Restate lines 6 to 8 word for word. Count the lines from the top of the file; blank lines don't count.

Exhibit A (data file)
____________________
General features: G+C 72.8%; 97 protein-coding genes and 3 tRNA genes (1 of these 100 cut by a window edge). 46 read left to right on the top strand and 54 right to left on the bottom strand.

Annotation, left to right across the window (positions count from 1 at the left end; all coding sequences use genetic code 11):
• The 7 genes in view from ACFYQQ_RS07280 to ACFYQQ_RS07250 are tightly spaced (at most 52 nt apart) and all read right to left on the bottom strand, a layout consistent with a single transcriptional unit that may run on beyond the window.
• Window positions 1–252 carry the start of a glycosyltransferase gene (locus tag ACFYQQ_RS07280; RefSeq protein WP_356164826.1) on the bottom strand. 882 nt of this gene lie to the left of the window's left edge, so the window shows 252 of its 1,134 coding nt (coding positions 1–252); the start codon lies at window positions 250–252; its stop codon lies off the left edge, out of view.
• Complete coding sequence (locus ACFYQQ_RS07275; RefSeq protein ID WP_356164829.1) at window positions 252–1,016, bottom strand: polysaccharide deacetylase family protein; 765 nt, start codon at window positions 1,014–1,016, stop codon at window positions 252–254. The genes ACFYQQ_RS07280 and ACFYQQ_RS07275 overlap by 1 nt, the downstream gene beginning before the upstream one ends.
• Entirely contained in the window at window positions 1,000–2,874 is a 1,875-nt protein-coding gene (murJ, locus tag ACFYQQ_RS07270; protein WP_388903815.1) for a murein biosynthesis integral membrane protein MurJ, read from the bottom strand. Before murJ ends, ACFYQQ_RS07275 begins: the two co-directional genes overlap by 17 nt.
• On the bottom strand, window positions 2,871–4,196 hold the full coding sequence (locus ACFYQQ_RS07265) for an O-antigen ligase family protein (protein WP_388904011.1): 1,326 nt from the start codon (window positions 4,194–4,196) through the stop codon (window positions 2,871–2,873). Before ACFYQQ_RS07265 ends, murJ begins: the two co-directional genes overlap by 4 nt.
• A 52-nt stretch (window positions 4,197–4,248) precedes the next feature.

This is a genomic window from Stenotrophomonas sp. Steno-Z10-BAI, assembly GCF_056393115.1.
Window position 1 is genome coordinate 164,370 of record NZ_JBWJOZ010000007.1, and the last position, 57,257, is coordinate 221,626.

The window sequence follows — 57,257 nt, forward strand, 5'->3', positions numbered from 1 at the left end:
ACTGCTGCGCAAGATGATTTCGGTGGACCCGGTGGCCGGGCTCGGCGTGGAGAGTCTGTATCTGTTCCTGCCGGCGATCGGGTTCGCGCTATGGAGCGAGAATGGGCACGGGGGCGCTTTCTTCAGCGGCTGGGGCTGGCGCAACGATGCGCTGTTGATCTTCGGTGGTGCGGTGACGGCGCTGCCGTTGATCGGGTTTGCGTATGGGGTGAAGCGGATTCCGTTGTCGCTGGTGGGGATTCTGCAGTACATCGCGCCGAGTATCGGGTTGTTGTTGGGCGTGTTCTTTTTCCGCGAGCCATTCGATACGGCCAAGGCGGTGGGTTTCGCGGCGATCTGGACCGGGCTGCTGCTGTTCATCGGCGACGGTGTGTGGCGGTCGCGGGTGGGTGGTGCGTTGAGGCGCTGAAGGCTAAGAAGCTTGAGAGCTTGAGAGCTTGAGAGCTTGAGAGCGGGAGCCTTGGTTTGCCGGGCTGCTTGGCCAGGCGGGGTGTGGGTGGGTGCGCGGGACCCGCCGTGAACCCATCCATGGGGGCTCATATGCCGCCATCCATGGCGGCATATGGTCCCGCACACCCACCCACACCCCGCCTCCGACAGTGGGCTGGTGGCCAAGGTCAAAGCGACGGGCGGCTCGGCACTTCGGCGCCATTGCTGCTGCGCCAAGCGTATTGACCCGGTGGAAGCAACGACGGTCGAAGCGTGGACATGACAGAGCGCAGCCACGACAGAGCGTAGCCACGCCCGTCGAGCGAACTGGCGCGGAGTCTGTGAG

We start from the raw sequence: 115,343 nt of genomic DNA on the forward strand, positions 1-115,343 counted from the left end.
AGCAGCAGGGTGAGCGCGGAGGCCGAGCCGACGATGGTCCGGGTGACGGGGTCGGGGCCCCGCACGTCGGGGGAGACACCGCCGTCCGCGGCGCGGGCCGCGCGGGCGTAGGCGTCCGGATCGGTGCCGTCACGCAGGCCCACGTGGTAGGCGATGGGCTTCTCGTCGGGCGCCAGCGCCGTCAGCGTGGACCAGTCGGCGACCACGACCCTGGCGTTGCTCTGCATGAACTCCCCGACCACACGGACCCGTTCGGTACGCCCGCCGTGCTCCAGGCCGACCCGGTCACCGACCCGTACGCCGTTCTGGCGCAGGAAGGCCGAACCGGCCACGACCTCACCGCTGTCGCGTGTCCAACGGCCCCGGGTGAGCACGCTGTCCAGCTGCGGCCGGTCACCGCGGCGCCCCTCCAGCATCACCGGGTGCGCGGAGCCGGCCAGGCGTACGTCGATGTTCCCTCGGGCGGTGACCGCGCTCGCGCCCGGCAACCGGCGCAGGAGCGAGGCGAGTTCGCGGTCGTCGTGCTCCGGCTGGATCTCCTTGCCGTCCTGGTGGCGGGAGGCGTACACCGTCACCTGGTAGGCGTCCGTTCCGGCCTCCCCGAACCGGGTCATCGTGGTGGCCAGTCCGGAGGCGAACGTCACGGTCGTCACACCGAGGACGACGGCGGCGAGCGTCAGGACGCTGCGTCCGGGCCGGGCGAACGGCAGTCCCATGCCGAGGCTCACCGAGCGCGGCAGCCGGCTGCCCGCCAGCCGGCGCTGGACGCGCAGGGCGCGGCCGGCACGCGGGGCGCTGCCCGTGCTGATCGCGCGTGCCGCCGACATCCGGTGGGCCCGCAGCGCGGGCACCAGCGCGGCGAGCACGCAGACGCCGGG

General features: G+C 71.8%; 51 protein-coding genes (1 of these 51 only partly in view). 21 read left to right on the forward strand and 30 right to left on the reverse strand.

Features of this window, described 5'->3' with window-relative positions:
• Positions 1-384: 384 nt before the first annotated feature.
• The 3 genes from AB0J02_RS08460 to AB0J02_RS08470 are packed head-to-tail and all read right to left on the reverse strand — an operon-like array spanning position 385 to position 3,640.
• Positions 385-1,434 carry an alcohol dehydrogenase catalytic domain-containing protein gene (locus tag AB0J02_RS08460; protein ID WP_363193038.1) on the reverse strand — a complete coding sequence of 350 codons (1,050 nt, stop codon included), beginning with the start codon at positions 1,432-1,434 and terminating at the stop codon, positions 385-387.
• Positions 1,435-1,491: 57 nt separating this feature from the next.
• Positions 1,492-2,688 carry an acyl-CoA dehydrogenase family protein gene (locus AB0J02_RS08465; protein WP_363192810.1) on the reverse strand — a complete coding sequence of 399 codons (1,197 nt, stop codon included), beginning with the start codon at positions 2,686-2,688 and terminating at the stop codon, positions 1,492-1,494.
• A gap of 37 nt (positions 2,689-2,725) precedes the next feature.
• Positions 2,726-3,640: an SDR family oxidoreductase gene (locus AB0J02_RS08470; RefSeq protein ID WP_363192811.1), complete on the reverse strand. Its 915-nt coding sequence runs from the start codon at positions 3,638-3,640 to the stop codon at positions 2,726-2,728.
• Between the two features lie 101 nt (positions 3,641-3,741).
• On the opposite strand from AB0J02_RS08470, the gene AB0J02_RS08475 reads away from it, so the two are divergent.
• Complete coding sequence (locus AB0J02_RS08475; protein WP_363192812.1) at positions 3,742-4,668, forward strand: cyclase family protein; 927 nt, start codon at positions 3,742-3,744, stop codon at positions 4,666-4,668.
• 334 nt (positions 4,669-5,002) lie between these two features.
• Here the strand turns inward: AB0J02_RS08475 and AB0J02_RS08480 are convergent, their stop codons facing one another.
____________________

• Entirely contained in the window at window positions 1,000–2,874 is a 1,875-nt protein-coding gene (murJ, locus tag ACFYQQ_RS07270; protein WP_388903815.1) for a murein biosynthesis integral membrane protein MurJ, read from the bottom strand. Before murJ ends, ACFYQQ_RS07275 begins: the two co-directional genes overlap by 17 nt.
• On the bottom strand, window positions 2,871–4,196 hold the full coding sequence (locus ACFYQQ_RS07265) for an O-antigen ligase family protein (protein WP_388904011.1): 1,326 nt from the start codon (window positions 4,194–4,196) through the stop codon (window positions 2,871–2,873). Before ACFYQQ_RS07265 ends, murJ begins: the two co-directional genes overlap by 4 nt.
• A 52-nt stretch (window positions 4,197–4,248) precedes the next feature.